Finney, who serves on the National Parks Advisory Board, says that the vision that Roosevelt and Muir originally had for our national parks as sacred places that should be set aside and preserved forever, while beautiful, was rooted in their own subjectivity and privilege. Revisiting the idea of our national parks is an opportunity to think about how these places can represent where we want to go collectively as a people and how do we want to do that, she says.
 
“The America they were talking about, that American identity, wasn’t the whole America,” she says. “They weren’t talking about native people; they weren’t talking about black or brown people. I don’t even know that they were talking about women so much.
 
“For those of us who do environmental work, we have to rethink what we mean by ‘engagement,’” she says.
 
Academia plays an important role in shaping our thinking about environmental engagement, Finney says. “These institutions play a role in constructing knowledge about who we are in the world and how we might move forward and meet the challenges before us.”
 
Finney, who received national attention when she was denied tenure at the University of California, Berkeley before being hired at Kentucky, says that academic institutions can be especially challenging places for African Americans to do environmental work. When she was hired in Berkeley’s Department of Environmental Science, Policy, and Management, she was the only African American out of 75 faculty members in the entire College of Natural Resources.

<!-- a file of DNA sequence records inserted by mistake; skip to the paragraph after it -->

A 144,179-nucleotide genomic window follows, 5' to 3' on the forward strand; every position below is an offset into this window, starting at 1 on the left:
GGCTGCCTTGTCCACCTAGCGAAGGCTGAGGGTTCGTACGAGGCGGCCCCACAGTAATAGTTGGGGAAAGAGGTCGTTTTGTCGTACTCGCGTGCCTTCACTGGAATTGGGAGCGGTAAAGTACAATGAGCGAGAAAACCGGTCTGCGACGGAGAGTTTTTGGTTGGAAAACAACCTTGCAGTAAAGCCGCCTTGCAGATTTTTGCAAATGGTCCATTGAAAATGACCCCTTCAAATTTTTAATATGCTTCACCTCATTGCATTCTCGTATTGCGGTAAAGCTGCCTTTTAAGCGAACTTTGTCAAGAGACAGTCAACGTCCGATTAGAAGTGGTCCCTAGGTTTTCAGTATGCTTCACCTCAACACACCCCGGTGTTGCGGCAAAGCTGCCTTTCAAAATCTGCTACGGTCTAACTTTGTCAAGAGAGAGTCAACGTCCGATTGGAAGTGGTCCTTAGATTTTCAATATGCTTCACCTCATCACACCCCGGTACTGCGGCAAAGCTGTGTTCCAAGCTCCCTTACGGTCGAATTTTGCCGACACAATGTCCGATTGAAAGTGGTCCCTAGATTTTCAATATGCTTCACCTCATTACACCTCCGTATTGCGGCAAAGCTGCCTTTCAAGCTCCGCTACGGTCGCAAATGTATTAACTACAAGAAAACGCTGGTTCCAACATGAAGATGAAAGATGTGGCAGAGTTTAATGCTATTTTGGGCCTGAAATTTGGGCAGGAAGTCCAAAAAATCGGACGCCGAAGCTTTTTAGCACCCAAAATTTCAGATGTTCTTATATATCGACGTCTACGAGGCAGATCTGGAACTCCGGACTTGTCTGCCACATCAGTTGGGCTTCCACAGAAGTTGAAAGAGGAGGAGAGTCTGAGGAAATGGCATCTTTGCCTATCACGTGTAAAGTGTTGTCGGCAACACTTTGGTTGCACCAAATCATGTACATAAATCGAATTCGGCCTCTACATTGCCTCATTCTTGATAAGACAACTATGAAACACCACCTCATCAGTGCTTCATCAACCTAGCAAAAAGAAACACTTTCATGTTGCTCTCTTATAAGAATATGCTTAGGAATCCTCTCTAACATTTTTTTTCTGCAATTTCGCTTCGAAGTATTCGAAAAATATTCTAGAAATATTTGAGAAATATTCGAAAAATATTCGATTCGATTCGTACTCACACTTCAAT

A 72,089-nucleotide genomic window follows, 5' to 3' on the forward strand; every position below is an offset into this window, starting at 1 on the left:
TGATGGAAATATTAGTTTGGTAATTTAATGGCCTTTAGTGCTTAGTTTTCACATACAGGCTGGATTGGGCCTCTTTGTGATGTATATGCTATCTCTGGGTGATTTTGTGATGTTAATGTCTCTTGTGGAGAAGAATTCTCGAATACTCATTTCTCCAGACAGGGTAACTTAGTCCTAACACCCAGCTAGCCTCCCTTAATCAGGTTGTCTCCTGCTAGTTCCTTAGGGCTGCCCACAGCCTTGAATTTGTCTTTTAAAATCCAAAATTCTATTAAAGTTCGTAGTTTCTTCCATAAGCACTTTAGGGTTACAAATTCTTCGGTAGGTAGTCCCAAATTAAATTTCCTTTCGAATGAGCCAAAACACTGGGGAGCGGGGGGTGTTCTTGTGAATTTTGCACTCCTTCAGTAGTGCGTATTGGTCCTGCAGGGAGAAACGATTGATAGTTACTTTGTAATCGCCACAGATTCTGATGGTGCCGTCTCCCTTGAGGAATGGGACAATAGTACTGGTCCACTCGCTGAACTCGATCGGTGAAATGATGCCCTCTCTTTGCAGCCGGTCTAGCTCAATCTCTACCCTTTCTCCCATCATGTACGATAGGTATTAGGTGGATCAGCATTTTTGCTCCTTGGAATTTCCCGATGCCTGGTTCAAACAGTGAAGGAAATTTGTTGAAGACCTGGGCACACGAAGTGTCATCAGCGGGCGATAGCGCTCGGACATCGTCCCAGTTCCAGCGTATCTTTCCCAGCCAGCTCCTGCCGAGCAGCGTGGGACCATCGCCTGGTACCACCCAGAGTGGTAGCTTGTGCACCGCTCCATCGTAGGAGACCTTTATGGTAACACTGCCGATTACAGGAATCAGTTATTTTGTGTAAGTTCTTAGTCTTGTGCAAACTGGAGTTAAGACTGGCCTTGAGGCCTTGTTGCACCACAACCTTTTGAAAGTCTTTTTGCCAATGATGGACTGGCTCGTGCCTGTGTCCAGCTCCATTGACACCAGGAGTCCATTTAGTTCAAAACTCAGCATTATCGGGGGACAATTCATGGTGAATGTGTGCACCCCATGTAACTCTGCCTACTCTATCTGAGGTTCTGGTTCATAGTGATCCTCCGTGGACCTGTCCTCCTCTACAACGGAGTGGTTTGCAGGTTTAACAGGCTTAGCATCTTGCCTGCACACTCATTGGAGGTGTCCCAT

For those of us who do environmental work, we have to rethink what we mean by ‘engagement.’
— Carolyn Finney
“Coming in there, I knew it was going to be hard because I’m black, because my work focuses on these issues, because I’m challenging even the way we do the work,” she says. “I’ve been the first or the only black person so many times in so many settings I’ve developed a particular skill set. Doesn’t mean it isn’t exhausting, or difficult, but I can do that.”
 
That experience, she says, revealed to her the flaws in the ways in which academic institutions talk about diversity and inclusion.
 
“Measuring one’s impact by the number of citations a particular article gets doesn’t tell you if it’s doing something in the world,” she says.
 
Finney says that if environmental institutions hope to recruit more students of color, they need to hire more faculty of color. “There’s something about building up your intellectual skill set — any of us can learn that,” she says. “But that’s not the only kind of knowledge. There’s also the embodied experiences; the lived day-to-day.”
 
She says the academy must become more inclusive in how we think about the environment. It’s a conversation that Finney says is happening on campuses across the country.
 
“I think there’s room in academia for those who are interested in talking with other academics in order to expand their disciplines,” she says. “I think it’s important, I get it. And I think there are others of us who are interested in building a relationship with those outside the institution, with our communities, and making our work legible and creating a relationship of reciprocity where we’re recognizing that we’re not the only ones with knowledge.”
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PUBLISHED: April 12, 2016